Sunday, June 2, 2013

Valley Of The Giants

It's that time of year again, the time when we scout for our annual Breeding Bird Survey that starts in the Valley of the Giants, a 51 acre grove of Old Growth Douglas Fir a mere 12.7 miles from our farm. Unfortunately, only a bird could get there in 12.7 miles. Human types have to drive 60 some miles, most of that on gravel logging roads. It usually takes us 2 1/2 hours.

This year we took along three friends who had never been there before. Happily, recent rains kept the usually dusty logging roads nearly dust free and recent road work had wiped out the formerly monstrous potholes that made the last miles of the trip a nightmare. Our first stop was near a bridge where a break in the trees gave a view of a distant hillside with big trees and snags. There we located a former Bald Eagle nest, which made one of our crew, eagle monitor Michael, very happy. But it had not been used in a long time, probably because Valsetz lake and its fish no longer exist, the dam having been removed in the 80s. Here our happy crew is returning from a hike to look for another eagle nest, but that one had apparently disintegrated, or gone down in a wind storm with its tree.

 Michael brought along his tape and soon he and Johnny were measuring trees along the VOG trail. The biggest they measured was the first one, at about 30 feet in circumference or 9.5 feet in diameter... at least where they measured it. The others ranged from 23 to 28.5 feet (7.5 to 9 feet diameter). Big trees.

 But "Big Guy", the second tallest tree in Oregon when standing, is now on the ground.  According to Wikipedia, "Before 'Big Guy' was blown down by a wind storm in 1981, it was estimated to be over 600 years old, stood approximately 230 feet (70 m) above the forest floor, and had an estimated 36.5-foot (11.1 m) girth."

Carol slithers through the gap between two sections of the giant tree.

And here she models in the middle of a grove of the big trees.

 But Valley of the Giants is not just big trees. A beautiful stream flows through with a busy Dipper and a lovely bridge going over. The crew... Brian, Carol, Michael and Johnny... enjoy the view from either side.

 Michael and Brian both had Garmin GPS units and spent much of the day watching our progress on their little screens. Boys must have toys. Carol and I had a good laugh when we came to a fork in the VOG trail and were not sure which way led back to the van. Brian's Garmin pointed one direction and Michael's another. We followed Garmin-less Johnny. He was right.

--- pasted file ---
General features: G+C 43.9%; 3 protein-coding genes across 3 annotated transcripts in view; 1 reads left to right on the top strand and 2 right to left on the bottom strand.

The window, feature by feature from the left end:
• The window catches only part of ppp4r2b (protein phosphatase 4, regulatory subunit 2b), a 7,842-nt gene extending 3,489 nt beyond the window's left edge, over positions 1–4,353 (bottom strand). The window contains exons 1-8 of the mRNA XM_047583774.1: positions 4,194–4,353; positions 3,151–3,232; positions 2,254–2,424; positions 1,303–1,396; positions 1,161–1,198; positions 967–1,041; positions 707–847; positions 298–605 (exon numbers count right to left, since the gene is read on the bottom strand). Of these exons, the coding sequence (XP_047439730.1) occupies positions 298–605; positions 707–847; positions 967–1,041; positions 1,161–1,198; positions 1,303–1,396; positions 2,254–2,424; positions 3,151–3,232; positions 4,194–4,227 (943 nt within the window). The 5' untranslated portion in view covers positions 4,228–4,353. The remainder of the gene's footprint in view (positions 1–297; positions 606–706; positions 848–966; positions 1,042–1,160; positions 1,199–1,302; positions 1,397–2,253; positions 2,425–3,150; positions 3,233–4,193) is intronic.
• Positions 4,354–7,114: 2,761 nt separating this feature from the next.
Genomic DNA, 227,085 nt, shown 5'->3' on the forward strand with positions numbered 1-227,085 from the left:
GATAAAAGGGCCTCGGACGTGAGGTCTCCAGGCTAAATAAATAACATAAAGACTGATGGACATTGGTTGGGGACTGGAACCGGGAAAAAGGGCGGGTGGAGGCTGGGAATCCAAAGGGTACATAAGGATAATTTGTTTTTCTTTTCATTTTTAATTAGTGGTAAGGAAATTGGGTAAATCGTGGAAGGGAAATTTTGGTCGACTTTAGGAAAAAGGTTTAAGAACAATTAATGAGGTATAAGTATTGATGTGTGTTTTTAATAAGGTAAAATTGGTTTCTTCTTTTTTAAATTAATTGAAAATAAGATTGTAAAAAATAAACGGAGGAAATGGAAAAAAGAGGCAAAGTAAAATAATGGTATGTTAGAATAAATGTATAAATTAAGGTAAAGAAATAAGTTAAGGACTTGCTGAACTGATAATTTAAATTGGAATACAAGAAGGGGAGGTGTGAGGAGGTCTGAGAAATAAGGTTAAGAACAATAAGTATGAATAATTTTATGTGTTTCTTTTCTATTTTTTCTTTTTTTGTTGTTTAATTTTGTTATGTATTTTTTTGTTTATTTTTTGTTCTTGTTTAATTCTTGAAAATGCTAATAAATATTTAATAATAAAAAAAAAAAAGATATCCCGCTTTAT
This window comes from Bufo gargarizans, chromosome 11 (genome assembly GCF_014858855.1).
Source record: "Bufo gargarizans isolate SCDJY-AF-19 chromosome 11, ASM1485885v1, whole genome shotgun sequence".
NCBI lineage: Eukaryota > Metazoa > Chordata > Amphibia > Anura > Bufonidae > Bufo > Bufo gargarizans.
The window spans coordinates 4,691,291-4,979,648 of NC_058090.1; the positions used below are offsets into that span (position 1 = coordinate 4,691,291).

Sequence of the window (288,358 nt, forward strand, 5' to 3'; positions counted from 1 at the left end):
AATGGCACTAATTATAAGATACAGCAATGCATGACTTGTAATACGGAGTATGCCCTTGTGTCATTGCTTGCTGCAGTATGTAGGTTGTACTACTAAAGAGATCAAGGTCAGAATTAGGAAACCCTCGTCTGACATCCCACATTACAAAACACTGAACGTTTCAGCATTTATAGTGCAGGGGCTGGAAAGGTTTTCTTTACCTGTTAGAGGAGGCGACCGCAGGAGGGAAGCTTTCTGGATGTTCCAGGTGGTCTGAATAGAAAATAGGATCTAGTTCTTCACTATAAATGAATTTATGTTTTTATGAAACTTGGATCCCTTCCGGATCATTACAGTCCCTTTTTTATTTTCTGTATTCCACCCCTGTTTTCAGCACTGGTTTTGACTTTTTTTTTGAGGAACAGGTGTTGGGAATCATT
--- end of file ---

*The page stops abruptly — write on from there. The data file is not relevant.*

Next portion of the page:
Since our mission this day was to scout the BBS route,  after hiking the VOG trail we drove to our camping place and hiked in to my first stop... using clippers and an axe to help clear the way a bit. Hiking in the morning before daylight, as we must do on our BBS day, is a bit treacherous through all that brush and downed trees. Then we drove out, checking the rest of our 50 stops, each 1/2 mile apart, to make sure they were marked with mileage signs or other landmarks.

At the last stop, Johnny and I were surprised at how much taller the trees were than last year. This was a good year for growth. Michael stands atop the stump I used to be able to scan the former clearcut from, probably checking his Garmin to see where he is.

  Carol found a higher viewpoint on the van.

 And then we headed back to Dallas, dinner at the Ixtapa Mexican restaurant, and our respective homes.

Now all Johnny and I have to do is run the actual BBS... on another Sunday when the logging trucks are not on the road. Hopefully, it will be as lovely as today.


  1. The drive doesn't sound at all appealing, but wow, what great trees and views -- I love the bridge!

    1. Your viewpoint mirrors how our guests felt, I'm sure. But that drive is way more appealing than it used to be now that they've graded the roads. However, they grade for logging traffic so Sunday, when the log trucks don't roll, is for sure the only safe day to travel.